Turning an audio clip into a realistic video of a person speaking those words usually doesn't turn out well, but researchers at the University of Washington have developed a system that produces some amazing results.

The team demonstrated their work by generating a surprisingly lifelike video of Barack Obama. They trained a neural network by feeding it 14 hours of the former President's weekly address videos. It was then able to create mouth shapes that synced with the audio clips of Obama talking about different topics. Finally, these were superimposed and blended over a clip of his face from another video (not the same one as the audio source).

The process is almost entirely automated, and while the end result isn't quite 100 percent perfect, you can see in the video below that it's not far off.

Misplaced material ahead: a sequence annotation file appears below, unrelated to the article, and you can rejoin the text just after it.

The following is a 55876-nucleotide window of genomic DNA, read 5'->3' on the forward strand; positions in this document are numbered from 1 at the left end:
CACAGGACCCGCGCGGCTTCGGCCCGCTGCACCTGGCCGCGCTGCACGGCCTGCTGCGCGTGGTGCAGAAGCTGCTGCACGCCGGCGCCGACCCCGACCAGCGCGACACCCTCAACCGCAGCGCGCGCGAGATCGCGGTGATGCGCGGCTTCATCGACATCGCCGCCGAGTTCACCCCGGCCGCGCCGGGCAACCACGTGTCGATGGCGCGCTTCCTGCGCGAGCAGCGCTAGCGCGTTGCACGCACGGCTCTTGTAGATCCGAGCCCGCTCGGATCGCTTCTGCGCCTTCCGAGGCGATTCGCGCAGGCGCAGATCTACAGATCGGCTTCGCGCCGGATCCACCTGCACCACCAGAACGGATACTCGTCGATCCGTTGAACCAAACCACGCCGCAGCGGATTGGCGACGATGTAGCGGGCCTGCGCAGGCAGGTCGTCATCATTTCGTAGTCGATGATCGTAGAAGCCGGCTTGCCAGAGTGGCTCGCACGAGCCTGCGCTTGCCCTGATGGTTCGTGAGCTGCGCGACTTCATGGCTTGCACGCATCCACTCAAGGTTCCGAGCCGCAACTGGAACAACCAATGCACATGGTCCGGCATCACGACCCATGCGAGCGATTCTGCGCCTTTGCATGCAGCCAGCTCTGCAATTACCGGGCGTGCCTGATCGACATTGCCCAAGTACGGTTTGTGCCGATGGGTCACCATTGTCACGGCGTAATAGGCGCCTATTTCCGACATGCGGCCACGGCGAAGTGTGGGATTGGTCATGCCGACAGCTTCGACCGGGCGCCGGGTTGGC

"These type of results have never been shown before," said Dr Ira Kemelmacher-Shlizerman, an assistant professor at the UW's Paul G. Allen School of Computer Science & Engineering. "Realistic audio-to-video conversion has practical applications like improving video conferencing for meetings, as well as futuristic ones such as being able to hold a conversation with a historical figure in virtual reality by creating visuals just from audio."

Previous attempts to create realistic video from audio has resulted in the "uncanny valley" issue. A term that describes manufactured human likenesses that can't quite pass as being a real person, making them appear a bit creepy.

"People are particularly sensitive to any areas of your mouth that don't look realistic," said lead author Dr Supasorn Suwajanakorn. "If you don't render teeth right or the chin moves at the wrong time, people can spot it right away, and it's going to look fake. So you have to render the mouth region perfectly."

While the process should make it easier to animate characters that appear in movies, TV shows, and game cutscenes, it does have the potential to be used for nefarious purposes, such as creating clips of political figures giving fake statements. But right now, it's not easy to produce as it requires many hours of source material, and the same system could be used to identify fake videos.